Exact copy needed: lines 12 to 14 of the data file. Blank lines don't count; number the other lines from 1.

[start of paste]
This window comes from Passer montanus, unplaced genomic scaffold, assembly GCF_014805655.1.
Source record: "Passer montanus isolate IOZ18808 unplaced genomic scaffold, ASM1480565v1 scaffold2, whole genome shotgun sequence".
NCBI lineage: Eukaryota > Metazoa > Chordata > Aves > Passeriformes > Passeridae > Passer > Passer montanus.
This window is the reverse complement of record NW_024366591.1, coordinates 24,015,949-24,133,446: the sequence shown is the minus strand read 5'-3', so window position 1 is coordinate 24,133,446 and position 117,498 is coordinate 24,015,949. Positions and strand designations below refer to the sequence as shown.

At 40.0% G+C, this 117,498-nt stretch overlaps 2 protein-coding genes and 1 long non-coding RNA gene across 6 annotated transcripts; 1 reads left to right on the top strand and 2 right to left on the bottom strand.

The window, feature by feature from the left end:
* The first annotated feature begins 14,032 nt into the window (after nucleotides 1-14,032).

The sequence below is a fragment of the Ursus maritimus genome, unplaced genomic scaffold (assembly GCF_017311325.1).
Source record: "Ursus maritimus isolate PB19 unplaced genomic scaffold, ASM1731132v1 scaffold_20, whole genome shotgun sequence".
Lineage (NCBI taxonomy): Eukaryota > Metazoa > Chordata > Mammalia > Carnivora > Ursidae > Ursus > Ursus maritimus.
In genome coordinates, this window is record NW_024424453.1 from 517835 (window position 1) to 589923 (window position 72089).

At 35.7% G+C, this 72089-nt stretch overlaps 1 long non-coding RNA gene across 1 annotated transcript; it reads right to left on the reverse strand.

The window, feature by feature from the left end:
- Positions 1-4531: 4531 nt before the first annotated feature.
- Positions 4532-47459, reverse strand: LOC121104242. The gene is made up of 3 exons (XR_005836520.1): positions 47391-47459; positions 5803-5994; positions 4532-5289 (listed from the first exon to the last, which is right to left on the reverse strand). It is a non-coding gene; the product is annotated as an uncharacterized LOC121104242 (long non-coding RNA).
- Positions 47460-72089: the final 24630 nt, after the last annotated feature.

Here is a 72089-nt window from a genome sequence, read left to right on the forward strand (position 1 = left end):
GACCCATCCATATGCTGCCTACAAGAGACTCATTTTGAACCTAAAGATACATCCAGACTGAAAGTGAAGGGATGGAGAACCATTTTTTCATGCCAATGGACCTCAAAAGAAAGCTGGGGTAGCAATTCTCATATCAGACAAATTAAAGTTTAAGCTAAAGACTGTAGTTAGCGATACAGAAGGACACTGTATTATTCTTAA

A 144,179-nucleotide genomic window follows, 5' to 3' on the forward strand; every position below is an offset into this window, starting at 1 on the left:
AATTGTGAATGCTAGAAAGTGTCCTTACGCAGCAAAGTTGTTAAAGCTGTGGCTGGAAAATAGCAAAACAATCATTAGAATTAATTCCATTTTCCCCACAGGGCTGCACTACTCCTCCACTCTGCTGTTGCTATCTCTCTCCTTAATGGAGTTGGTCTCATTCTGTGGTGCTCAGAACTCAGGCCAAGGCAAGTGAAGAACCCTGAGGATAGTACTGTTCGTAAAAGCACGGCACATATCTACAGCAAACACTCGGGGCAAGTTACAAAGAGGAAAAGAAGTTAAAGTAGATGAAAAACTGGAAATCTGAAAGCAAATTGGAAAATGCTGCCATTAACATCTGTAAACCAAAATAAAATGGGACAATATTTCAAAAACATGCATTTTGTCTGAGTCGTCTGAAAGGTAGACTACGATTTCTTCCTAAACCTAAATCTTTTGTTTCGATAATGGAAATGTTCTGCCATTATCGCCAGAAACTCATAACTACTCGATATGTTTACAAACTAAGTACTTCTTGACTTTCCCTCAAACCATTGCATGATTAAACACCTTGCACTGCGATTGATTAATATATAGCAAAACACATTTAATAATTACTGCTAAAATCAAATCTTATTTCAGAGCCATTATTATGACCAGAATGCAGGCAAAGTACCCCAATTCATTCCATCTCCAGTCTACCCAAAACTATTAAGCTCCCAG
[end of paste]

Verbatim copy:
At 35.7% G+C, this 72089-nt stretch overlaps 1 long non-coding RNA gene across 1 annotated transcript; it reads right to left on the reverse strand.

The window, feature by feature from the left end:
- Positions 1-4531: 4531 nt before the first annotated feature.